Author: Scott Ogburn | Senior Vice President, Employee Benefits

Jordan Paulus | Vice President, Director, Strategy and Analytics

As data analytics continue to evolve, they promise to play key roles in shaping employee benefits and engaging employees in taking steps toward better health. In fact, data can be leveraged to inform program design, provide opportunities for customization, drive engagement, and measure success.

Data analytics allow employers to understand both the current health of their unique workforce and the biggest drivers of benefits costs. Gaining these insights can help organizations develop targeted initiatives and programming to address priority issues. By analyzing health care claims, reviewing biometric screening results, developing aggregate personal health profiles, and conducting health risk assessments, it’s possible to uncover the most prevalent health conditions among employees, as well as the costliest. Here’s how using data analytics can help engage employees in workplace health and well-being programs.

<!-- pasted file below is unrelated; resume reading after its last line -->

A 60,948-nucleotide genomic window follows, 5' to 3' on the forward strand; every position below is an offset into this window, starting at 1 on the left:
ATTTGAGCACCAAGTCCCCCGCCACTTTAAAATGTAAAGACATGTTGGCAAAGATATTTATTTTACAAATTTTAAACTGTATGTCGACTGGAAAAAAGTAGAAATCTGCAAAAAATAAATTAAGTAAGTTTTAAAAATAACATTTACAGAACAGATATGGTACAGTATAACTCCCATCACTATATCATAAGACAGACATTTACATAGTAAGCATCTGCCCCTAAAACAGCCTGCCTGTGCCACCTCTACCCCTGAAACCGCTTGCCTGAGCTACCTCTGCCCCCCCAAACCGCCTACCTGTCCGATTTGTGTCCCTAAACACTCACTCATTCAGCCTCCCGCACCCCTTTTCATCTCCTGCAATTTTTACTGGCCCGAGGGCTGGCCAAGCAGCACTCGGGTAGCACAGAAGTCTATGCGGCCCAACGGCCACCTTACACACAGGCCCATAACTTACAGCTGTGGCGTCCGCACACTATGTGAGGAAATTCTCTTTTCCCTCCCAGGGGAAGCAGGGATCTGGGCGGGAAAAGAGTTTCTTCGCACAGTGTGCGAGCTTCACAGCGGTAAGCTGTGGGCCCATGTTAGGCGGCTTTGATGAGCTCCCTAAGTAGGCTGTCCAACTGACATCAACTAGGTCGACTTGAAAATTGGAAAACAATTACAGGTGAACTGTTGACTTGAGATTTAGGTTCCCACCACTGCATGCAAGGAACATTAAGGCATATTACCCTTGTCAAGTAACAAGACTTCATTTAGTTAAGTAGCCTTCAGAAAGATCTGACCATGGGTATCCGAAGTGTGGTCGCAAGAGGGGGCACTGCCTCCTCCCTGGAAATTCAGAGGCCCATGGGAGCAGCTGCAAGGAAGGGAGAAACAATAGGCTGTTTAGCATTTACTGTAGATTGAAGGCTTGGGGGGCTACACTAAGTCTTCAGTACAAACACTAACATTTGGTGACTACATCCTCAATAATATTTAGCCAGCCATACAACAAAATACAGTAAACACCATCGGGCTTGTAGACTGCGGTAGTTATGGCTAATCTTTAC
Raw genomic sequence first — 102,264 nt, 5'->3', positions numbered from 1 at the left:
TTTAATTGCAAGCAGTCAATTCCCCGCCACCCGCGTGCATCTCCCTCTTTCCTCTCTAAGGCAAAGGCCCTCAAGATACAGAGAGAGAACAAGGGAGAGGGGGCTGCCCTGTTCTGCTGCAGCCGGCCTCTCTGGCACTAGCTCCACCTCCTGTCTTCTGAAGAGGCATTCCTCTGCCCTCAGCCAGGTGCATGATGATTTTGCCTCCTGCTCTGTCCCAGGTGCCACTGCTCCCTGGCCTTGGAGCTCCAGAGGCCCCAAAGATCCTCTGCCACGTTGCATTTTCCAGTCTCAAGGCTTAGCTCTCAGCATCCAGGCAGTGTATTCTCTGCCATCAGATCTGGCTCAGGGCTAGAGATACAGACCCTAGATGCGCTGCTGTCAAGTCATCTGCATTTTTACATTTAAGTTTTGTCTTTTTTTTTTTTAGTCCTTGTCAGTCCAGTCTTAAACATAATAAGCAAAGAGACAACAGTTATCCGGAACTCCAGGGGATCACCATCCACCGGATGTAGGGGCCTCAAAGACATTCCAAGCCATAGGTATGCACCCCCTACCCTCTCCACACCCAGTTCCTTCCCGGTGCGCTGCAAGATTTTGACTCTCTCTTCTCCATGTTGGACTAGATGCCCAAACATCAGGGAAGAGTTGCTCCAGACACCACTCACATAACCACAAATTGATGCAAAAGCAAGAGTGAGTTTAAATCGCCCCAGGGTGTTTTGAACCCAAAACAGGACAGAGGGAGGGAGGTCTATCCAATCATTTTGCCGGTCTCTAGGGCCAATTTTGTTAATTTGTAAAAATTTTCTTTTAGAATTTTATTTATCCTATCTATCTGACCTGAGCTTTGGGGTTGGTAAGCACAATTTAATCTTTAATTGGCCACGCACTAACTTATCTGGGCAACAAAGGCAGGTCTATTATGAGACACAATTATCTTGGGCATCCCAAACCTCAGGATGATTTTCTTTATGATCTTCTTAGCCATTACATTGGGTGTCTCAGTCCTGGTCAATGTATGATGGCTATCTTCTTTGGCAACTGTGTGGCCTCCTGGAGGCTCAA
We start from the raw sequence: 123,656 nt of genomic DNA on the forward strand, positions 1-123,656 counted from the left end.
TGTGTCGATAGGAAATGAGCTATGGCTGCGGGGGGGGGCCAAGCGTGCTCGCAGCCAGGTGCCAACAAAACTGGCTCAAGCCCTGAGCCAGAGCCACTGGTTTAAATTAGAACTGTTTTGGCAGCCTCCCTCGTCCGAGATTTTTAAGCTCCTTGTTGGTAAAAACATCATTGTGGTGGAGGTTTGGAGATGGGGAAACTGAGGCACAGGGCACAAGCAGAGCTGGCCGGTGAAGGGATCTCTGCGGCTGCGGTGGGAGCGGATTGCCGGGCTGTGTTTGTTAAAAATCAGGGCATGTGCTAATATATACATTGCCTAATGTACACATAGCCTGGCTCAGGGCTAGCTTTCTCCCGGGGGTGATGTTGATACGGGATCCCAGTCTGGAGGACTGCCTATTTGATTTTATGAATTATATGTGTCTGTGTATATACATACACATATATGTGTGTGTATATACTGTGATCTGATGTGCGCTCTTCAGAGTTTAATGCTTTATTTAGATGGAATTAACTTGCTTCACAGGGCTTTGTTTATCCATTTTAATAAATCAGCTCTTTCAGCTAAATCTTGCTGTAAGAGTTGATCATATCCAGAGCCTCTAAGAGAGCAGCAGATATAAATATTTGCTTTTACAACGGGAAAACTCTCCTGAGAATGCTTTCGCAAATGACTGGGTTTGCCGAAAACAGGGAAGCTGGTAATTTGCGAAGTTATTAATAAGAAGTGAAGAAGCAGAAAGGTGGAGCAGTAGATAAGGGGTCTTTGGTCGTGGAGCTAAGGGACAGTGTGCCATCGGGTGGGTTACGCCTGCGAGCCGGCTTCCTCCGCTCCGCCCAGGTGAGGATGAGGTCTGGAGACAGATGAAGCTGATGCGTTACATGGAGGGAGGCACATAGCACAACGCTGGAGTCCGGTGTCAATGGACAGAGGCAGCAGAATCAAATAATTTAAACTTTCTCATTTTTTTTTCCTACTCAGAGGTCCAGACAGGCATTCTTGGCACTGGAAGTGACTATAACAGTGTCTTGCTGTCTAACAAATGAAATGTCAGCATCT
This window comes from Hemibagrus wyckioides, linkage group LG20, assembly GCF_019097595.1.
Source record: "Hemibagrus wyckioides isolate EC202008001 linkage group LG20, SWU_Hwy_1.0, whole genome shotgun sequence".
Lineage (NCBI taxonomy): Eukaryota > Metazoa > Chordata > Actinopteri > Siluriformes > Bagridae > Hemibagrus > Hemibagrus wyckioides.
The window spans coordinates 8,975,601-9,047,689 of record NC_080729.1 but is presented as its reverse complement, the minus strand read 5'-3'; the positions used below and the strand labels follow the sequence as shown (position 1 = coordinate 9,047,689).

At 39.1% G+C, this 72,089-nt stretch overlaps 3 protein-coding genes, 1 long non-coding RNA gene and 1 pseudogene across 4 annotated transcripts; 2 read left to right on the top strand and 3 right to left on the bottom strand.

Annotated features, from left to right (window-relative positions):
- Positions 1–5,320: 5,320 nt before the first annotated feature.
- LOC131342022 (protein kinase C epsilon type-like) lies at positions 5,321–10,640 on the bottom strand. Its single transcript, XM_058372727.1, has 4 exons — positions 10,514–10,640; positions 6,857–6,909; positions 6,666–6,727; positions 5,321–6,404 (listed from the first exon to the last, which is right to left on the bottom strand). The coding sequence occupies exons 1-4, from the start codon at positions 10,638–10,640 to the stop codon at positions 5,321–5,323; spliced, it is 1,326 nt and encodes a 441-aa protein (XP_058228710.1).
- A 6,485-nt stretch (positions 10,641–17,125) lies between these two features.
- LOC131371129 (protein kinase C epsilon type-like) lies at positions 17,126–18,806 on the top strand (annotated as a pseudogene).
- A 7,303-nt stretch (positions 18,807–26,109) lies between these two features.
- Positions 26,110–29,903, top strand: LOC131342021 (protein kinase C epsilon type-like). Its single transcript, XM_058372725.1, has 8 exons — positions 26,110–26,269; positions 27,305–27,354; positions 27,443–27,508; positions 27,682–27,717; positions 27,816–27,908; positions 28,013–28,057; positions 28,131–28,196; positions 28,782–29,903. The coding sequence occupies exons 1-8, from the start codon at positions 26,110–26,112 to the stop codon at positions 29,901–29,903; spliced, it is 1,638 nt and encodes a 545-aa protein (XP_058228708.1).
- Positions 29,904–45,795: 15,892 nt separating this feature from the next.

Personalize Employee Wellness Program Engagement

Following program design, data analytics remain important for driving ongoing engagement in workplace health and well-being programs. A key insight that can be gleaned from data is the identity of employees who are at risk. This enables the organization to provide personalized communications to motivate those employees to seek out interventions to improve their health and plug gaps in care.

Tailor Communication Messages and Channels

Not only can data customize messages, but it can also help guide the delivery of messages via the communication channels each employee prefers. This lets the employer connect with employees through multiple touchpoints. Additionally, HR professionals can review dashboards of aggregate data from across their covered population to identify and address trends, regarding the health of their workforce and the success of wellness initiatives. If the data indicate an uptick in avoidable ER visits, HR can work with their partners to create a communications campaign to drive people to urgent care when appropriate. Reviewing data about utilization and outcomes can also give employers the ability to see how services are performing and to redesign those that are underperforming, thereby improving the value and ROI of all services.